Mauricio Kuri has come to believe that, like the teenage Mexican martyr he plays in the upcoming film âFor Greater Glory,â people must stand up for religious freedom.
Kuri is not your typical fourteen-year-old boy. Born and raised Catholic in Mexico City, he was cast in the upcoming film âFor Greater Gloryâ with fellow stars Andy Garcia, Eva Longoria, Nestor Carbonel, and Eduardo Verastagui.
Blessed Jose Luis Sanchez del Rio is âa really strong character because you can see the transformation in him,â Kuri told CNA in an April 25 interview in Los Angeles.
âAt the beginning he's just a young boy, naughty. He even makes a prank to the Father of the church, but you can see his transformation in his beliefs, and at the end heâs a martyr.â
âFor Greater Gloryâ charts the history of Mexicoâs Cristero War, which was sparked by anti-clerical legislation being passed by the Mexican President ElÃas Calles in 1926. Those laws banned religious orders, deprived the Church of property rights and denied priests their civil liberties, including the right to a trial by jury and the right to vote.
The persecution became so fierce that some Catholics began to forcibly resist, fighting under the slogan and banner of âCristo Reyâ (Christ the King).
âI think this movie, it threw me closer to my religion because it is a really strong character,â he said.
Kuri explained that Bl. Jose Luis Sanchez del Rio is âa Cristero martyr, and he was beatified by the Pope.â
Most importantly for the young actor, âthis character existed. He was a real person.â
Kuri keeps a medal of Bl. Jose around his neck. Holding the medal up and pointing at the image on it, he explains, âThis is his real photo. It's the real Jose Sanchez del Rio, and he was fourteen years old; I'm fourteen.â
âI don't believe in coincidences,â Kuri said.
The actor said he did spend a great deal of time thinking about his âstrong characterâ and wondered if he could show the same courage as Bl. Jose.
âThere is a phrase of the movie that I love that says ... âWho are you if you don't stand up for what you believe?ââ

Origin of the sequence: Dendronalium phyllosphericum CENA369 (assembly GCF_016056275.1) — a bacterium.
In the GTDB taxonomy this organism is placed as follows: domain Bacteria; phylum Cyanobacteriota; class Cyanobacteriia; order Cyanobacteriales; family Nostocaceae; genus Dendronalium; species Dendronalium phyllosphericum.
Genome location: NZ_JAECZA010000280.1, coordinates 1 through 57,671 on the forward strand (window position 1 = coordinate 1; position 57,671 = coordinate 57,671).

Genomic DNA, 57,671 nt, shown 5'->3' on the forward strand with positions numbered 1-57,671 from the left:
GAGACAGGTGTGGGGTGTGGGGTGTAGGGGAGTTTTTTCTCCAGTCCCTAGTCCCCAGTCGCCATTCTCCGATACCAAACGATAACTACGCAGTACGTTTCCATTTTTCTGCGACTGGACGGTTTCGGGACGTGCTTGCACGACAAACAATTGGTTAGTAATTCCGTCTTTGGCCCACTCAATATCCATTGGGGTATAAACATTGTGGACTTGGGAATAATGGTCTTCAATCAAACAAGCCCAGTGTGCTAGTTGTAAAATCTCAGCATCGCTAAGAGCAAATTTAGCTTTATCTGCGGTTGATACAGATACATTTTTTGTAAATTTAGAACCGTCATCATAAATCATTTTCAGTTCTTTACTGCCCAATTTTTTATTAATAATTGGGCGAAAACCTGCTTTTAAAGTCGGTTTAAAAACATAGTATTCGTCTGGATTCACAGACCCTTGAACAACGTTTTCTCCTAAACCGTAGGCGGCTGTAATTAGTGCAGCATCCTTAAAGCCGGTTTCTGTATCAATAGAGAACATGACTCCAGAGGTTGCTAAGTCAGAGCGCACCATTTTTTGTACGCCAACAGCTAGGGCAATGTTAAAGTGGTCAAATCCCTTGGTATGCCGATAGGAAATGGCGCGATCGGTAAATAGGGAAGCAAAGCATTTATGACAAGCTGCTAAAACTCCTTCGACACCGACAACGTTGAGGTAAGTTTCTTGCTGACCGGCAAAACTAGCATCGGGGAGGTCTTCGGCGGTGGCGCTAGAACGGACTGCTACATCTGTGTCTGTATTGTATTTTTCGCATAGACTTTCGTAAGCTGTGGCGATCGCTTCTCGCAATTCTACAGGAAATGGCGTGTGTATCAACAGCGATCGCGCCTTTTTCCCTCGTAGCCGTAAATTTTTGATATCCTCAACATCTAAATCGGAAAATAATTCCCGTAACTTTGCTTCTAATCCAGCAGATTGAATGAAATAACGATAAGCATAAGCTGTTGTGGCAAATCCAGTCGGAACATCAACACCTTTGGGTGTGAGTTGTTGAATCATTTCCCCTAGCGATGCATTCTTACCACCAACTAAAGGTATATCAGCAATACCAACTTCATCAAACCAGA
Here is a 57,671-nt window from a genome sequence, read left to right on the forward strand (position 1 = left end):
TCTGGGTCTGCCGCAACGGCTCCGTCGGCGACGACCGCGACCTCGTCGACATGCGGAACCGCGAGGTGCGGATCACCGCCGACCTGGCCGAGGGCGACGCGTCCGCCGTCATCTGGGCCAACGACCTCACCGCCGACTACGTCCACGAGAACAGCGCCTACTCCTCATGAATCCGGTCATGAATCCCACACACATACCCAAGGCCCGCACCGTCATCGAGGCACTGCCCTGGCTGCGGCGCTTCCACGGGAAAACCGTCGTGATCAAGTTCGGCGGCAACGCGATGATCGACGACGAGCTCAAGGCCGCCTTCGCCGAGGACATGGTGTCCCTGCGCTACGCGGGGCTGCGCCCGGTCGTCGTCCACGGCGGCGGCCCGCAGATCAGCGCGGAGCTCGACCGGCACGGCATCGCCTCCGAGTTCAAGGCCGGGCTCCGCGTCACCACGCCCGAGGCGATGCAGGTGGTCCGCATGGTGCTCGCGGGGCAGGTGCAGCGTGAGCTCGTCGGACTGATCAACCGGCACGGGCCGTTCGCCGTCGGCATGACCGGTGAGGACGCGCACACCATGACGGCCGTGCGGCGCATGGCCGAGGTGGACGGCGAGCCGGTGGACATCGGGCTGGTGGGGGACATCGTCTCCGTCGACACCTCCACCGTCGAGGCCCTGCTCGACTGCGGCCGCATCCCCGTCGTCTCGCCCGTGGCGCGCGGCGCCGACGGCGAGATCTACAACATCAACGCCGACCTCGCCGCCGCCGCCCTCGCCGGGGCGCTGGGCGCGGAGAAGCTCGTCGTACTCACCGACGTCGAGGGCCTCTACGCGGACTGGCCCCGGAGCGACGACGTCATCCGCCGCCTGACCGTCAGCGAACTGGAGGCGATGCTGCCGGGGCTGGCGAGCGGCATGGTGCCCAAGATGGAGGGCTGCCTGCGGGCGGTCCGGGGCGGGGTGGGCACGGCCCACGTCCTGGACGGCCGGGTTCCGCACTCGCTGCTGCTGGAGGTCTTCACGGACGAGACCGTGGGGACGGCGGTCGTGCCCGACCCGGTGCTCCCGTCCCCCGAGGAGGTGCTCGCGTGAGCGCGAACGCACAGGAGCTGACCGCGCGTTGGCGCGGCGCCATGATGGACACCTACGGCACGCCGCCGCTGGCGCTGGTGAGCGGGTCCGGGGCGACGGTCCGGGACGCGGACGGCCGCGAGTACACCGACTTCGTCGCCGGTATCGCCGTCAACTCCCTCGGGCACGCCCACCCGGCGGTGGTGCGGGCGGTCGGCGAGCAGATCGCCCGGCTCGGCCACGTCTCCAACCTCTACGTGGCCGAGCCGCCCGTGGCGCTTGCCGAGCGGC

The young actor began to wonder if he had lived in Mexico during the 1920s and during the Cristero War, âWould I do what Jose did?â
âI tested myself, and I said 'I think I wouldn't,ââ Kuri admits.
So he started to read about the life of Bl. Jose as part of his research for the role. He also sought guidance from a priestâhis âspiritual guide.â
Looking back on the whole experience, Kuri sees Bl. Joseâs true strength as being rooted in his courage to stand up for what he believes in.
âI think I would do that,âKuri said, âbecause to defend for what you believe is the most cool thingâ you could ever do.
Kuri was particularly impressed the âstrongâ and âbeautifulâ transformation that becomes so visible at Bl. Joseâs moment of martyrdom. Bl. Jose was âa little naughty guy,â he explained, but âat the end you can see him as a saint.â
Kuri encourages Catholics everywhere to stand up for religious freedom like the faithful Catholics of Mexico did during the Cristero War.
âWhat is happening right now with the Church and the attack to the religious freedom is something that will happen to the end of the times. And I think if you stand up and you say 'I am Catholic and I am not ashamed of being Catholic and I'm proud of being Catholic â¦ and you defend it, then you are a terrific person.â
Just like Bl. Jose, Kuri said that âWe can be Cristeros right now; we can defend our faith; we can defend not only our faith, but our freedom.â